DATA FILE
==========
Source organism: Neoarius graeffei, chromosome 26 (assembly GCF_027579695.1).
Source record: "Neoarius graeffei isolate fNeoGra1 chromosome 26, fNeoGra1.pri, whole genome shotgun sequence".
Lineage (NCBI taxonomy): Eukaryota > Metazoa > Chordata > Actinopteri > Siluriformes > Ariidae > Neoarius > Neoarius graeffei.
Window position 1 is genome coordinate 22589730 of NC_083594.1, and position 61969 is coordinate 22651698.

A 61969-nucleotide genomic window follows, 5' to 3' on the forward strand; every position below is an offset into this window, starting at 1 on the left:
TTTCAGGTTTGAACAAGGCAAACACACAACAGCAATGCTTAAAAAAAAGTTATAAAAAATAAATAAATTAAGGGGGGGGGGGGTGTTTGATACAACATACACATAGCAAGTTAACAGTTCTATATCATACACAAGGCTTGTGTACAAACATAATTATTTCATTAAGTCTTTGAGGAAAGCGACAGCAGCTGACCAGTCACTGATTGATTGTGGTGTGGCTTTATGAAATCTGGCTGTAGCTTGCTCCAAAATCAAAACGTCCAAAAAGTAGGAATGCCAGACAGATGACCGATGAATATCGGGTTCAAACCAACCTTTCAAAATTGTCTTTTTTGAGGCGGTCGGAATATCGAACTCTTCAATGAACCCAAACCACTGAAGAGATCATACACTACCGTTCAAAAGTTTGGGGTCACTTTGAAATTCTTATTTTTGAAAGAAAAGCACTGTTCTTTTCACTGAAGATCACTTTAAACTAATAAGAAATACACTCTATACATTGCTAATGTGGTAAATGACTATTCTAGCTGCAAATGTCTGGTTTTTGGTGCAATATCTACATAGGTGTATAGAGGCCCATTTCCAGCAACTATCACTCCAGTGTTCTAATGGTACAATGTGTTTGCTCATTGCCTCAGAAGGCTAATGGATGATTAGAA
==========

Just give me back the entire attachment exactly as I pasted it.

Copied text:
Source organism: Neoarius graeffei, chromosome 26 (assembly GCF_027579695.1).
Source record: "Neoarius graeffei isolate fNeoGra1 chromosome 26, fNeoGra1.pri, whole genome shotgun sequence".
Lineage (NCBI taxonomy): Eukaryota > Metazoa > Chordata > Actinopteri > Siluriformes > Ariidae > Neoarius > Neoarius graeffei.
Window position 1 is genome coordinate 22589730 of NC_083594.1, and position 61969 is coordinate 22651698.

A 61969-nucleotide genomic window follows, 5' to 3' on the forward strand; every position below is an offset into this window, starting at 1 on the left:
TTTCAGGTTTGAACAAGGCAAACACACAACAGCAATGCTTAAAAAAAAGTTATAAAAAATAAATAAATTAAGGGGGGGGGGGGTGTTTGATACAACATACACATAGCAAGTTAACAGTTCTATATCATACACAAGGCTTGTGTACAAACATAATTATTTCATTAAGTCTTTGAGGAAAGCGACAGCAGCTGACCAGTCACTGATTGATTGTGGTGTGGCTTTATGAAATCTGGCTGTAGCTTGCTCCAAAATCAAAACGTCCAAAAAGTAGGAATGCCAGACAGATGACCGATGAATATCGGGTTCAAACCAACCTTTCAAAATTGTCTTTTTTGAGGCGGTCGGAATATCGAACTCTTCAATGAACCCAAACCACTGAAGAGATCATACACTACCGTTCAAAAGTTTGGGGTCACTTTGAAATTCTTATTTTTGAAAGAAAAGCACTGTTCTTTTCACTGAAGATCACTTTAAACTAATAAGAAATACACTCTATACATTGCTAATGTGGTAAATGACTATTCTAGCTGCAAATGTCTGGTTTTTGGTGCAATATCTACATAGGTGTATAGAGGCCCATTTCCAGCAACTATCACTCCAGTGTTCTAATGGTACAATGTGTTTGCTCATTGCCTCAGAAGGCTAATGGATGATTAGAA